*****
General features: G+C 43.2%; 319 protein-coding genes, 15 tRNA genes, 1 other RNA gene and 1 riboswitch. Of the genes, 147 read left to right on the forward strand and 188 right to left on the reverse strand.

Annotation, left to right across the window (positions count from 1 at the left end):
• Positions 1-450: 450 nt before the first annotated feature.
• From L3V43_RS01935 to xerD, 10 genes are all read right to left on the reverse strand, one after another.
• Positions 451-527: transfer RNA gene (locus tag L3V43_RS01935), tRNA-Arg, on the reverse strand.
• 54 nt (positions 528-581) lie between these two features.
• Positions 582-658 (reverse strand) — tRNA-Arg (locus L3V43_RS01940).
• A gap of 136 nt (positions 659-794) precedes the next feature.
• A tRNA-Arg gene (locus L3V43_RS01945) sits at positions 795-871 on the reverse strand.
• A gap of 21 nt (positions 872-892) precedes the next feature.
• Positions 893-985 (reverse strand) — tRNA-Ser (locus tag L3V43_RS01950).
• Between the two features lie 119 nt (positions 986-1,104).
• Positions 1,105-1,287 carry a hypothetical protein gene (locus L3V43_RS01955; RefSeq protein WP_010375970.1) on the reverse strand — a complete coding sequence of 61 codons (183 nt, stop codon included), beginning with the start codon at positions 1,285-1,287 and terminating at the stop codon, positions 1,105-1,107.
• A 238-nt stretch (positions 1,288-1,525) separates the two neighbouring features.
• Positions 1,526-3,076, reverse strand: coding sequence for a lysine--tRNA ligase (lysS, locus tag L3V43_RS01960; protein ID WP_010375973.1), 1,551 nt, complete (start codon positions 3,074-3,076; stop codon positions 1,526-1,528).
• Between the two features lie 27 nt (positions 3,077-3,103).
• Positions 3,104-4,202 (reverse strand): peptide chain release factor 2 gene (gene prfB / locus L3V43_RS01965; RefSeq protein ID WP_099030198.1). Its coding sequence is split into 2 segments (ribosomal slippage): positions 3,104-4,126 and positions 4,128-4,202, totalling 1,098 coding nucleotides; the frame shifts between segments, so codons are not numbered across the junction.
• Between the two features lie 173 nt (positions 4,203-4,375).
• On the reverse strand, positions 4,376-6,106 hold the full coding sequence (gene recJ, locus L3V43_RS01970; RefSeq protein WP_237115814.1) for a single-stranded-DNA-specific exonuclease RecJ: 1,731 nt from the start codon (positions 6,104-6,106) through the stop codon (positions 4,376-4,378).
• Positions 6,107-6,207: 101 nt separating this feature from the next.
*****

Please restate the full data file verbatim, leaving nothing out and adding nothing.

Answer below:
General features: G+C 43.2%; 319 protein-coding genes, 15 tRNA genes, 1 other RNA gene and 1 riboswitch. Of the genes, 147 read left to right on the forward strand and 188 right to left on the reverse strand.

Annotation, left to right across the window (positions count from 1 at the left end):
• Positions 1-450: 450 nt before the first annotated feature.
• From L3V43_RS01935 to xerD, 10 genes are all read right to left on the reverse strand, one after another.
• Positions 451-527: transfer RNA gene (locus tag L3V43_RS01935), tRNA-Arg, on the reverse strand.
• 54 nt (positions 528-581) lie between these two features.
• Positions 582-658 (reverse strand) — tRNA-Arg (locus L3V43_RS01940).
• A gap of 136 nt (positions 659-794) precedes the next feature.
• A tRNA-Arg gene (locus L3V43_RS01945) sits at positions 795-871 on the reverse strand.
• A gap of 21 nt (positions 872-892) precedes the next feature.
• Positions 893-985 (reverse strand) — tRNA-Ser (locus tag L3V43_RS01950).
• Between the two features lie 119 nt (positions 986-1,104).
• Positions 1,105-1,287 carry a hypothetical protein gene (locus L3V43_RS01955; RefSeq protein WP_010375970.1) on the reverse strand — a complete coding sequence of 61 codons (183 nt, stop codon included), beginning with the start codon at positions 1,285-1,287 and terminating at the stop codon, positions 1,105-1,107.
• A 238-nt stretch (positions 1,288-1,525) separates the two neighbouring features.
• Positions 1,526-3,076, reverse strand: coding sequence for a lysine--tRNA ligase (lysS, locus tag L3V43_RS01960; protein ID WP_010375973.1), 1,551 nt, complete (start codon positions 3,074-3,076; stop codon positions 1,526-1,528).
• Between the two features lie 27 nt (positions 3,077-3,103).
• Positions 3,104-4,202 (reverse strand): peptide chain release factor 2 gene (gene prfB / locus L3V43_RS01965; RefSeq protein ID WP_099030198.1). Its coding sequence is split into 2 segments (ribosomal slippage): positions 3,104-4,126 and positions 4,128-4,202, totalling 1,098 coding nucleotides; the frame shifts between segments, so codons are not numbered across the junction.
• Between the two features lie 173 nt (positions 4,203-4,375).
• On the reverse strand, positions 4,376-6,106 hold the full coding sequence (gene recJ, locus L3V43_RS01970; RefSeq protein WP_237115814.1) for a single-stranded-DNA-specific exonuclease RecJ: 1,731 nt from the start codon (positions 6,104-6,106) through the stop codon (positions 4,376-4,378).
• Positions 6,107-6,207: 101 nt separating this feature from the next.